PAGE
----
One of Neil Gaiman’s best-known pieces of fiction, a topic of fascination and discussion for his sizeable fanbase, is the novel American Gods. It’s a high-concept doorstopper of a book, with both a universe-shattering frame story, and a series of thematically similar but otherwise unconnected vignettes. The frame story follows protagonist Shadow Moon as he accompanies the mysterious Mr. Wednesday (a barely disguised Odin from Norse tradition) as he rallies other half-forgotten deities from various mythologies and cultures. The focal antagonists are new “gods” based in the worlds of modern technology, like television and the Internet, and all are hard at work trying to capture Shadow to get him to fight for their side. The vignette stories mostly show us who the other gods are in this fictional universe, to flesh out the mythology and show us how these ancient beings might navigate a modern setting.
With the newest entry in the Harry Potter universe, Fantastic Beasts and Where to Find Them, J. K. Rowling has once again proven herself a master of imagination. However, it’s important to remember that there are now two books bearing this same title: the screenplay which is the basis for the movie starring Eddie Redmayne, and the Hogwarts Library edition that serves as a facsimile of Harry Potter’s text book. Both are available through the Chesapeake Library, and both are quick, entertaining reads, but make sure you know which version you’re looking for. (Click on the book covers to go to that item’s catalog page!)
The year is 2006. Nicola, aka “Nico,” is coming up on her fifteenth birthday. Thanks to a cumulative set of circumstances involving a Ouija board, a ferry ride, and the discovery of her mother’s stash of vintage CDs, Nico comes to believe that former Nirvana frontman Kurt Cobain is A) still alive, and B) her real father.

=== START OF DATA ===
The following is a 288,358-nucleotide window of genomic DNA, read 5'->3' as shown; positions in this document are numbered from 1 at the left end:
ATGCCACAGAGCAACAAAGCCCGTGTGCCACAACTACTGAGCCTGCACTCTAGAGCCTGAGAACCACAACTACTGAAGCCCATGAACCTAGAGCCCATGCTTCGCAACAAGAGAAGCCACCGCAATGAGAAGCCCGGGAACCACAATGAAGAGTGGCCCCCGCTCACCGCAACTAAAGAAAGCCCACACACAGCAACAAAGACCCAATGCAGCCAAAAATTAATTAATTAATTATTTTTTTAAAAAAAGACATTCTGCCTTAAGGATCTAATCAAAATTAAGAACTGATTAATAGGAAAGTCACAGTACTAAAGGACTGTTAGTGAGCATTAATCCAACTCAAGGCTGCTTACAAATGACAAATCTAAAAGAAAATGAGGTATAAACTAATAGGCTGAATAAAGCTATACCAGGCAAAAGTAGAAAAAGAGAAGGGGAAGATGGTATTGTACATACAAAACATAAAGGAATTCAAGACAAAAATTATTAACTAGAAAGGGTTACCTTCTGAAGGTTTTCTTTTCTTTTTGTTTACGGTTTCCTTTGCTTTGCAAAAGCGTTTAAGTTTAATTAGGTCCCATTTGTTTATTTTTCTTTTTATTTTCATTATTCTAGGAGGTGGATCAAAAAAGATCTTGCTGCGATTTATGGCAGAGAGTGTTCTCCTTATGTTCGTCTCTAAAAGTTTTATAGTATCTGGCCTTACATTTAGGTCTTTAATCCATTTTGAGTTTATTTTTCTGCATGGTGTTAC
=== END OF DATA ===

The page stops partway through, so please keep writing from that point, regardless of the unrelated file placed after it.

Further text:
When I read the premise for Save Me, Kurt Cobain, my first thought was, “Wait, what?” My second was, “I need to read that immediately.” Because, having grown up in the 90s myself, with a stash of CDs I’m starting to realize might be considered “vintage” now, this story is both outlandish and familiar in ways I did not expect.
Actor and stand-up comedian Aziz Ansari was approached to write a “funny” book a few years ago. Somehow, what he wound up doing was an extensively researched, fascinating, and enlightening years-long project studying the evolution of how people form–and keep–relationships. Covering everything from the 1950s style of formal courtship where people often wound up coupling with someone in their own neighborhood, to the seemingly limitless choices offered by chatrooms and online dating apps today, Modern Romance is a mixture of social anthropology, humor, fascinating anecdotes and optimistic insights that never gets boring. In fact, it’s one of only a handful of nonfiction books I’ve read cover to cover.
Hey gang! It’s me again, returning from what I had expected to be the final installment of my Star Wars Read-A-Thon to talk about the brand new novelization for Star Wars Episode VII: The Force Awakens. I had the opportunity to see the new movie twice in theaters, and had an absolute blast both times–it exceeded my expectations entirely, and that’s saying something.
However, as much as I love repeat viewings and analyzing every scene while waiting for the next installment (2017 is so far away!!), I can only afford so many in-theater experiences, and Alan Dean Foster’s contribution to the new Star Wars literary canon will do in a pinch.
Released this January, the new novelization follows pretty much the same path as the movie, so if you haven’t seen it yet, this is where the SPOILERS begin. . .